Screenings of the 2012 Oscar Nominated Documentary Short Films open Friday, February 17th, giving folks the opportunity to see them before the 84th Academy Awards ceremony on February 26th. Three of the nominated films, “The Tsunami and the Cherry Blossom,” “Incident in New Baghdad,” and “The Barber of Birmingham: Foot Soldier of the Civil Rights Movement” take historical events and show them through the eyes of the individuals involved, without extraneous narration or talking head commentary. While the films differ greatly from each other in tone and content, together they embody the power of personal experience.
“The Tsunami and the Cherry Blossom” is directed by award winning English filmmaker Lucy Walker (Waste Land, Devil’s Playground). It is an intimate look at the devastating effects of the tsunami caused by the 2011 Tohoku earthquake. Using videotaped footage of the tsunami followed by subsequent interviews, Walker captures the perspectives of those who were hit hardest by the disaster, and the various ways they set about rebuilding their lives. With exquisite photography by Aaron Phillips and a soundtrack by Moby, Walker’s film is a meditation on the nature of destruction and renewal. Please read Lucy Walker’s interview with Cinema Without Borders’ Editor Rachel O’Meara about The Tsunami and the Cherry Blossom.
“Incident in New Baghdad” is by American filmmaker, James Spione. It is a soldier’s personal account of the controversial July 12, 2007 Baghdad airstrike by U.S. Apache helicopters. The attack killed two Iraqi journalists among other unarmed civilians. Ethan McCord, a U.S. Army Specialist, arrived on the scene of the attack shortly after it occurred. He pulled two severely injured Iraqi children from a van that was destroyed during the attack. The trauma of the experience had an enormous impact on McCord, whose views on the war were forever changed by the event.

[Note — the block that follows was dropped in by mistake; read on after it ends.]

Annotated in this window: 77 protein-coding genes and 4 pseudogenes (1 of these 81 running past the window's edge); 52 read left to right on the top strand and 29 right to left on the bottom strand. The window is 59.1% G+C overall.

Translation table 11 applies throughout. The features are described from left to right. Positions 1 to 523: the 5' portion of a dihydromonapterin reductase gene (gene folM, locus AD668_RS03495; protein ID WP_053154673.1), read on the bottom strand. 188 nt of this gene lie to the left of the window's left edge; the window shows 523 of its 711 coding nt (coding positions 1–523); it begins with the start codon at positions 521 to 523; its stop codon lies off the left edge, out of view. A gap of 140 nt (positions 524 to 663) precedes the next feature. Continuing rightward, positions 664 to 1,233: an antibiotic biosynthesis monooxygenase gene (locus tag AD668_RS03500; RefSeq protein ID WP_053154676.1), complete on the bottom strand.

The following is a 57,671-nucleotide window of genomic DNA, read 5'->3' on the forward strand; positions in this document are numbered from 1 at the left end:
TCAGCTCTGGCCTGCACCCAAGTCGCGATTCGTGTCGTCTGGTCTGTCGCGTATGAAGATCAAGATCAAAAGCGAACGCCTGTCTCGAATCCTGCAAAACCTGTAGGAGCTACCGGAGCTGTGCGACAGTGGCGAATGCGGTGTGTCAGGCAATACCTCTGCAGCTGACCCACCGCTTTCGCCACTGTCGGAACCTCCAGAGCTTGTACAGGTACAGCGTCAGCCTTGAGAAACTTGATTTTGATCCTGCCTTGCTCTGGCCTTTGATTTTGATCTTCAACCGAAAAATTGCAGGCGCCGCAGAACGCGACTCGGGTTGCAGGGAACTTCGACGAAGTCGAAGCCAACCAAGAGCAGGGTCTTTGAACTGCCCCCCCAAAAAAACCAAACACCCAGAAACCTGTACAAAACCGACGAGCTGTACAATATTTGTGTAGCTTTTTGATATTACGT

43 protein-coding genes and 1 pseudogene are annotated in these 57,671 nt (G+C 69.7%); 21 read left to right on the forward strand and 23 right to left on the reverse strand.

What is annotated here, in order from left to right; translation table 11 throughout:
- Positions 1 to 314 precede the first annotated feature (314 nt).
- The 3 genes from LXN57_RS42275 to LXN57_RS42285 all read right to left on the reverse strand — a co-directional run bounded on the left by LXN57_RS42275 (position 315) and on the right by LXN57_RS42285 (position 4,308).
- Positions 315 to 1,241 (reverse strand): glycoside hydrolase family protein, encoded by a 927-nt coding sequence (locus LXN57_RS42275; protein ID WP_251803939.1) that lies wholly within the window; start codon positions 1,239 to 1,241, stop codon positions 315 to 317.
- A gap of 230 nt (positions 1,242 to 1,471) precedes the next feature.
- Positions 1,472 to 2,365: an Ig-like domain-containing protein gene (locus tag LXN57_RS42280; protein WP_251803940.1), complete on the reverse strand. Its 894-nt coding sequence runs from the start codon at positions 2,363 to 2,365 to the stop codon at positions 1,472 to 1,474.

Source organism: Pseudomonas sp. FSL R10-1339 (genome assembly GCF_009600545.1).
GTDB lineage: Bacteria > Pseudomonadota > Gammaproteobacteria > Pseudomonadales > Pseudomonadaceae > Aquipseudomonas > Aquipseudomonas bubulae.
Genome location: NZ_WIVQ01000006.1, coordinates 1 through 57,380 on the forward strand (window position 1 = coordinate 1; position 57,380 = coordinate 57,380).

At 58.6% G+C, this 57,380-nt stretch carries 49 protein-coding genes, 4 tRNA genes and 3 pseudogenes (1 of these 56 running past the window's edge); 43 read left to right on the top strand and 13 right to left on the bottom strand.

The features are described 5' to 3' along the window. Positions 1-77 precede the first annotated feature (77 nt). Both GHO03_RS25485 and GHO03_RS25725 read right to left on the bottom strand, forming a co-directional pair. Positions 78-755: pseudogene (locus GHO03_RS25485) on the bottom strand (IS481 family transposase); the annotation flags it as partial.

The story is told by Ethan McCord in his own words. Utilizing footage from the gunsight camera of a helicopter involved in the attack, along with still photos provided by McCord himself, Spione takes a hard look at the incident that led to McCord’s post traumatic stress disorder, as well as his transformation of consciousness regarding the war in Iraq.
“The Barber of Birmingham: Foot Soldier of the Civil Rights Movement” is directed and produced by American photographer, Robin Fryday, and filmmaker Gail Dolgin. It takes place during the 2008 election. Fryday felt that a story, beginning with blacks in the 1960s fighting for their right to vote, and the successive rise of Obama in 2008 must be living in the hearts and minds of so many African Americans. She went to the deep South in search of that story and the people who could tell it. In Selma Alabama, she found her central figure, James Armstrong, a barber and Civil Rights activist. Both Armstrong and his barbershop served as living monuments to the Civil Rights movement. Through Armstrong and others, we see the unfolding of history from the viewpoint of those who lived it.
The Oscar Shorts program has grown increasingly popular since it was launched in 2005. This year’s films will be released by ShortsHD and Magnolia Pictures in over 200 theaters, including the Documentary short films on February 17th. The films will also be available at the iTunes Store February 21st.
More info is available at the ShortsHD site: http://theoscarshorts.shorts.tv/